Chances are, child B will have a heightened baseline of stress and anxiety in comparison to child A – what I mean by this is that if our body’s goal as mammals is to stay in homeostasis and move through acute stressors in life, child A might start off with a bit more wiggle room in terms of being able to come back down to baseline and tolerate, move through, and process stressors in life. Child B might be at a more elevated baseline with a smaller window of tolerance before thy reach the peak of their skills and abilities to cope with distress and to regulate their nervous systems.
Chronic Stress & Trauma
Many people experience early life stressors and have adverse experiences in childhood and do not process these nor do they attribute them to the accumulation of stress over time. People expect that they should be able to be resilient through anything and handle whatever life throws at them. People think that just because time has passed stress and trauma “just goes away” or that they should be over it.
“It happened years ago”
“I hate that I’m still thinking about this”
“I hate that I feel this way”
“I’m doing this to myself”
“I’m doing this to myself”
“I should have known better”
“I have it good compared to others”
“I should be grateful”
These statements are beliefs that people have developed about themselves and these beliefs reflect a level of shame and guilt in regard to not being able to move past traumatic experiences and life stressors. People feel stuck, immobilized, they feel depressed, anxious, chronically stressed, they experience constant worry and rumination, worst case scenario thinking, impulsive behaviours, and control/safety behaviours such as disordered eating, addictions, substance use, and obsessive-compulsive tendencies. They tend to have all-or-nothing thinking and can jump from extreme to extreme – feeling motivated one day and having little momentum the next.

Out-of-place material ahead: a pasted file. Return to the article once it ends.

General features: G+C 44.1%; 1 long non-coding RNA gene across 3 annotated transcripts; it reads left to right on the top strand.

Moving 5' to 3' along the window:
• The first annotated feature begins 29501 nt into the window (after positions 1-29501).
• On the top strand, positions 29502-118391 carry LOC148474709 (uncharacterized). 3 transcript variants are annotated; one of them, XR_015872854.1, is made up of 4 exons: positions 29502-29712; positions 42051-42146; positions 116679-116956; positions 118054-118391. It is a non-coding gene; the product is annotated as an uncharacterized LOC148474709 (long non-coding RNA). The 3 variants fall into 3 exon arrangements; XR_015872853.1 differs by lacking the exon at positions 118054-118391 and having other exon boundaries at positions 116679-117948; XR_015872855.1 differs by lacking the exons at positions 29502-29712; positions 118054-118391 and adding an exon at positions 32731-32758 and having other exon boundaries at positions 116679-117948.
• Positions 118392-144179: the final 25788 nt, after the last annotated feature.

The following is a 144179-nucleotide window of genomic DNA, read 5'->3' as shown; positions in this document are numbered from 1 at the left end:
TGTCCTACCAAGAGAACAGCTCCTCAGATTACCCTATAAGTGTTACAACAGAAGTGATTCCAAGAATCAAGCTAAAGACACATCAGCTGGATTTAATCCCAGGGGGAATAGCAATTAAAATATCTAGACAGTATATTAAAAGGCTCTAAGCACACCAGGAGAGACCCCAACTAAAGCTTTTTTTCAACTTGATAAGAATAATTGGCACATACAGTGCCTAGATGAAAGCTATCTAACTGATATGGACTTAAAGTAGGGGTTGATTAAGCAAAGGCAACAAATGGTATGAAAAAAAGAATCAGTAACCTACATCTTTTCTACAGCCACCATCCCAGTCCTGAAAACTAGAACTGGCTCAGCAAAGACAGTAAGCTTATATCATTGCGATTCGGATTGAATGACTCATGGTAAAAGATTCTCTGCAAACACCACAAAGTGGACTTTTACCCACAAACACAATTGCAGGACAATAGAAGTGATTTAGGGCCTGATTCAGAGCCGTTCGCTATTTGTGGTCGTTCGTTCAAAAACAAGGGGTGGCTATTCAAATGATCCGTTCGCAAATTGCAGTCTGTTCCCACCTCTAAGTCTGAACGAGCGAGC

People dismiss what they are feeling and look to others to compare. Imagine child A and child B form the example above going to school together – from 2 totally different backgrounds and comparing to one another. Imagine that Child A experiences bullying at school but is able to go home and talk to mom and dad – who have received therapy in the past and they are able t connect child A with the necessary supports, they have stable careers and can take some vacation days to ensure that child A can make it to appointments and receive all of the love and support that they need.